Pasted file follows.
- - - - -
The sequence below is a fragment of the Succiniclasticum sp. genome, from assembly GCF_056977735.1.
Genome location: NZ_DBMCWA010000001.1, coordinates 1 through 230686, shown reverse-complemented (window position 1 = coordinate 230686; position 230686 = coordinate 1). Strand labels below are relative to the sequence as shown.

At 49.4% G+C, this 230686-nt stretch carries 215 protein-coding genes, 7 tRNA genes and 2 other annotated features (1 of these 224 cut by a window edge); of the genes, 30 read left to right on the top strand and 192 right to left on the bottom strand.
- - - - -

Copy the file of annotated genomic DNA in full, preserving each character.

The sequence below is a fragment of the Succiniclasticum sp. genome, from assembly GCF_056977735.1.
Genome location: NZ_DBMCWA010000001.1, coordinates 1 through 230686, shown reverse-complemented (window position 1 = coordinate 230686; position 230686 = coordinate 1). Strand labels below are relative to the sequence as shown.

At 49.4% G+C, this 230686-nt stretch carries 215 protein-coding genes, 7 tRNA genes and 2 other annotated features (1 of these 224 cut by a window edge); of the genes, 30 read left to right on the top strand and 192 right to left on the bottom strand.